In the afterword of the book, Dysart talks about the pitch he gave to Mignola for the series, which is that he saw Hellboy as a metaphor for the Cold War, with the 20th century spent dealing with the aftermath of the Nazis. 1946 is set in Berlin immediately after the war, with a cast built out of Americans, Russians, and Germans; occupying territory usually reserved for Graham Greene and Germany Year Zero. What little I have read of Dysart’s work (the two BPRD series and Unknown Soldier) betrays that he’s smart enough to understand where to deploy a lot of research and where to let that stuff slip so it doesn’t get in the way of the story. 1946 seems astoundingly well researched, but it doesn’t fall into that trap of feeling like the author is trotting out his research in place of essential elements like character and tone. The gist of the story is that Professor Bruttenholm, a character who appears briefly in Hellboy and kind of haunts the early half of the series, is sent to Berlin with his partner to document the Nazi’s occult dealings. He is secretly looking for information about Hellboy’s entrance to earth, and finds that upon arrival he’s too late and the Russians have been busy seizing and cataloging anything he’d have been able to find. They are given a small detatchment of soldiers and spend months going through paperwork, only to find nothing. When Bruttenholm meets his Russian counterpart, who is a small girl posessed by a demon, and discovers a nazi plot to create a vampire army.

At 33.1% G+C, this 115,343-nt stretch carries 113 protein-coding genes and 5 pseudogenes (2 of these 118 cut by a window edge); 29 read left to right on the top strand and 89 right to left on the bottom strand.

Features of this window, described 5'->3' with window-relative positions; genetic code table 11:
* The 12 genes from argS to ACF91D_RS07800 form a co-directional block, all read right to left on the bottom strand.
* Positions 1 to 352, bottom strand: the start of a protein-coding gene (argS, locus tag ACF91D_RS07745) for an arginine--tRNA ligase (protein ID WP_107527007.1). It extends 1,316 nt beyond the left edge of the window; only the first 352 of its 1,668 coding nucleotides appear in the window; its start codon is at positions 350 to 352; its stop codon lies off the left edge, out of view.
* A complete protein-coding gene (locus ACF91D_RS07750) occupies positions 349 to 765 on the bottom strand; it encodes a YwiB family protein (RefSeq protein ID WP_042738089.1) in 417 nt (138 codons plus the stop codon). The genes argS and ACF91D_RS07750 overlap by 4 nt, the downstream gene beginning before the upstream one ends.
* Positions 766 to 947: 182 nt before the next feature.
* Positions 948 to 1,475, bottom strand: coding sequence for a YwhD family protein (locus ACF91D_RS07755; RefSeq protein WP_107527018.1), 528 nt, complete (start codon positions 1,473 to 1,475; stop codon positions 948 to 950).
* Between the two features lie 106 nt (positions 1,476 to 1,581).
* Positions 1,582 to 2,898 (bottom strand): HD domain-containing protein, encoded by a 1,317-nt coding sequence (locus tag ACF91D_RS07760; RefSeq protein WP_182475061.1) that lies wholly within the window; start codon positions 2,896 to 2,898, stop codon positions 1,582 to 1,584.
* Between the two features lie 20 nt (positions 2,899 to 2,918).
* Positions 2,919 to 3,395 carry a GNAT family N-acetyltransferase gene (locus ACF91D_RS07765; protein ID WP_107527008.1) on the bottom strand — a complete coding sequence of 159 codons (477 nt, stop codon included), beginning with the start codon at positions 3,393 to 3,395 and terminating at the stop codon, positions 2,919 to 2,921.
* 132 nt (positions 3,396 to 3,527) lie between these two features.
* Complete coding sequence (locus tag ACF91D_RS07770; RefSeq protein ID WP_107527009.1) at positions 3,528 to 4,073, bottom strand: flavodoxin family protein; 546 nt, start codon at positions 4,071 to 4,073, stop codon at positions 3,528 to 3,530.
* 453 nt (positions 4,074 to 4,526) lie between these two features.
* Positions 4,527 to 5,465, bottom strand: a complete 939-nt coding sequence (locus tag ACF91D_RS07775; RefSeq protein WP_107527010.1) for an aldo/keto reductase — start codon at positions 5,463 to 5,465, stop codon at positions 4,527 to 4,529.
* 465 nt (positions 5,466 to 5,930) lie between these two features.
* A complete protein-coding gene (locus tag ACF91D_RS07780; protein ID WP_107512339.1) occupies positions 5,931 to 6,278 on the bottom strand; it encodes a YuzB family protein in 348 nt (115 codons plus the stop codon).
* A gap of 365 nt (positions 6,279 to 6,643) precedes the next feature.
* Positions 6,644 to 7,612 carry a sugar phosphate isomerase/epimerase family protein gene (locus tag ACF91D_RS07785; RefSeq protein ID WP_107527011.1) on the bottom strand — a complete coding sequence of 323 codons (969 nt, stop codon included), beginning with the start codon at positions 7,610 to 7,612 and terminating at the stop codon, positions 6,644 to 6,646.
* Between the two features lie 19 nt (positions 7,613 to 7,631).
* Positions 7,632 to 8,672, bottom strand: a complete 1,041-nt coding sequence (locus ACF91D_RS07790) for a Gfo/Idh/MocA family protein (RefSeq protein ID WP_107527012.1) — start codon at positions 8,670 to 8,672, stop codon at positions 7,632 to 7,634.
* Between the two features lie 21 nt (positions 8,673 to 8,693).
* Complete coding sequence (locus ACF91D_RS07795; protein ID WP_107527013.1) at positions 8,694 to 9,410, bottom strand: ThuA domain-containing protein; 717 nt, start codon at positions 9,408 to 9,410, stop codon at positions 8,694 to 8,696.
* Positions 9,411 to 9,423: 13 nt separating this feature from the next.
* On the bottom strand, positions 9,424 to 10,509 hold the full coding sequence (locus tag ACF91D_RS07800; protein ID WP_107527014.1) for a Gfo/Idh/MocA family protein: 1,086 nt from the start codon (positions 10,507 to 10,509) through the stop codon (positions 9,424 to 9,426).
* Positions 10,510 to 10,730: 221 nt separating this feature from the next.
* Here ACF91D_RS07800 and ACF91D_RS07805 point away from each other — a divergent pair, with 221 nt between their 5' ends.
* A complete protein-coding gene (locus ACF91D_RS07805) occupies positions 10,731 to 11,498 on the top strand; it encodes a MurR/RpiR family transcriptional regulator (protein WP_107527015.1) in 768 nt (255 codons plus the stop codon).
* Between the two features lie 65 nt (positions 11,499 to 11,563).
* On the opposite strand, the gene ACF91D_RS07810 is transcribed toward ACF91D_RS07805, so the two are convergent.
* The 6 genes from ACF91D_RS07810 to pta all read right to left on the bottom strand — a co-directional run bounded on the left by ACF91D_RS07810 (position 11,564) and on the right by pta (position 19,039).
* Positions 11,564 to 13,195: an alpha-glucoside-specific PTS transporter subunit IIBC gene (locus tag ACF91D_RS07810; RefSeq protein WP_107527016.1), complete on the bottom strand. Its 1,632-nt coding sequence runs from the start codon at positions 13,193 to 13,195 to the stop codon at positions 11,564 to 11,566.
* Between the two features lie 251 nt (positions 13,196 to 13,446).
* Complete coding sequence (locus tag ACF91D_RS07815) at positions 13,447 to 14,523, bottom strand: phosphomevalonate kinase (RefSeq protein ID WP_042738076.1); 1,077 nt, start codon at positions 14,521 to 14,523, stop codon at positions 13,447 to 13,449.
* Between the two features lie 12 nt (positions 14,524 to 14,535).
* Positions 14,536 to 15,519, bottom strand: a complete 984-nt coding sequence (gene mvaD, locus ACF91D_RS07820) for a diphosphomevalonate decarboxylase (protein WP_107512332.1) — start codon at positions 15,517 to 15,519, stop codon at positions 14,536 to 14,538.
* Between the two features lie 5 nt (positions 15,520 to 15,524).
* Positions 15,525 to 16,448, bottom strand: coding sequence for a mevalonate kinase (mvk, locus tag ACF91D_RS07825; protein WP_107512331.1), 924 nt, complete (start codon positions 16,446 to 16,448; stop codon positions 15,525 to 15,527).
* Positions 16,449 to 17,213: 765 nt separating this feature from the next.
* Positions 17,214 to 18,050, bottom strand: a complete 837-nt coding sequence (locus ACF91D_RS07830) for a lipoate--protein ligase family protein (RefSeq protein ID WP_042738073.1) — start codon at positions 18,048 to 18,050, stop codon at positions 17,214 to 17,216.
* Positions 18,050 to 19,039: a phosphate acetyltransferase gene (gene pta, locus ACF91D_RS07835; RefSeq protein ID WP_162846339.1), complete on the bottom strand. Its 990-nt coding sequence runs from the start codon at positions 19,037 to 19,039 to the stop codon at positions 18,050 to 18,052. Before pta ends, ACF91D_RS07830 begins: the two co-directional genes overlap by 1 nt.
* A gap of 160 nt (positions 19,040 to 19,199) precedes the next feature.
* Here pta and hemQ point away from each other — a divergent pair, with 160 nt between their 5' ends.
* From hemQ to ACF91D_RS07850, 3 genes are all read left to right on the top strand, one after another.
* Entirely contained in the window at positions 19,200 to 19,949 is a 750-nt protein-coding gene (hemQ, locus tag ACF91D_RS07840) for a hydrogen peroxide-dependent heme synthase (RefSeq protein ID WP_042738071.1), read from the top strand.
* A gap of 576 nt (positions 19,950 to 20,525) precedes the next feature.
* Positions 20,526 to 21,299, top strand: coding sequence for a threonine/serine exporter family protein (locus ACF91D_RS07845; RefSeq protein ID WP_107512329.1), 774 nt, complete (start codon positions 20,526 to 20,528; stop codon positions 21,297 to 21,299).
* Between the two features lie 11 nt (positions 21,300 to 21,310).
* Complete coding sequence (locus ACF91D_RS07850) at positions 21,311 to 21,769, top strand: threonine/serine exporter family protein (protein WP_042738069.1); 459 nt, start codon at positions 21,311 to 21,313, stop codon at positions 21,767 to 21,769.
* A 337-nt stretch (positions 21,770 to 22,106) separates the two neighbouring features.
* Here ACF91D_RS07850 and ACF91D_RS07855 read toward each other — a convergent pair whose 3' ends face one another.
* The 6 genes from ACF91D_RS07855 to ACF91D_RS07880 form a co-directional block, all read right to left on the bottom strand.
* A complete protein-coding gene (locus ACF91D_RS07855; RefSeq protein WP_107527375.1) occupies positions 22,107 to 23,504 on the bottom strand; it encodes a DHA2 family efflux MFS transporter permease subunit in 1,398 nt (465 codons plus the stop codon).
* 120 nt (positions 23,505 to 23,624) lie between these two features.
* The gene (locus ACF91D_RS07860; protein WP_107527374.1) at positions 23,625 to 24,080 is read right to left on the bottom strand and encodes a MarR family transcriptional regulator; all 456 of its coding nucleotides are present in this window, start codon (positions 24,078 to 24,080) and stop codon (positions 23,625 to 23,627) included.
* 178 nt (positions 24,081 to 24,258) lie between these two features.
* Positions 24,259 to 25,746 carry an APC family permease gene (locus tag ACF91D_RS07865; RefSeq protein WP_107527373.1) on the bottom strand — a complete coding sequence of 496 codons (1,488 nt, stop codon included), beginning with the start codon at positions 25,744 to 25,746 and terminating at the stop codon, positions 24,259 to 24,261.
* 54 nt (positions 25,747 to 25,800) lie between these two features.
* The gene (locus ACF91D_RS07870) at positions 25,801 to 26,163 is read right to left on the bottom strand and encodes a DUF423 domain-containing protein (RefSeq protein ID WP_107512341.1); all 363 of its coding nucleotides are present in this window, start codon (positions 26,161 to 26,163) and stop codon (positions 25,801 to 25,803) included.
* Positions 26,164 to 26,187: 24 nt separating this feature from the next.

This is all kind of boilerplate Hellboy/BPRD stuff, only this time with a clever location and time that adds a layer of complexity to the proceedings simply on its face. Berlin 1946 is one of the most immediately interesting settings you could have for a story. Even a hamfisted attempt at portraying two occupying forces inhabiting the same place after the most devastating conflicts in the history of mankind, let alone the start of another massive rivalry developing a boil between superpowers on the same city. Dysart does the material a service, though, with these characters actually being people – German farmers terrified of soldiers, American soldiers exhausted and waiting on their way out, Russians considering their treatment of the city as just revenge. Hell there’s even a Nazi general portrayed as having motivations beyond “nazis evil bad” which should get a gold star considering the post-Call of Duty approach to history that most fiction takes these days. Sure, there is a Nazi scienctist head in a jar with robotic spider legs screaming about destroying America, but he’s portrayed as one voice of many, something I don’t think many people writing Nazis even sit down to think about. These aren’t monolithic groups that immediately get stamped with traits, so much as characters that have affiliations and jobs that effect their actions. Maybe what makes this a great story is that the characters are illustrated and defined entirely by their actions, and in doing so create ambiguities in those actions – we as an audience are left to decide the moral state of these charcters, it is not once presented to us as a given.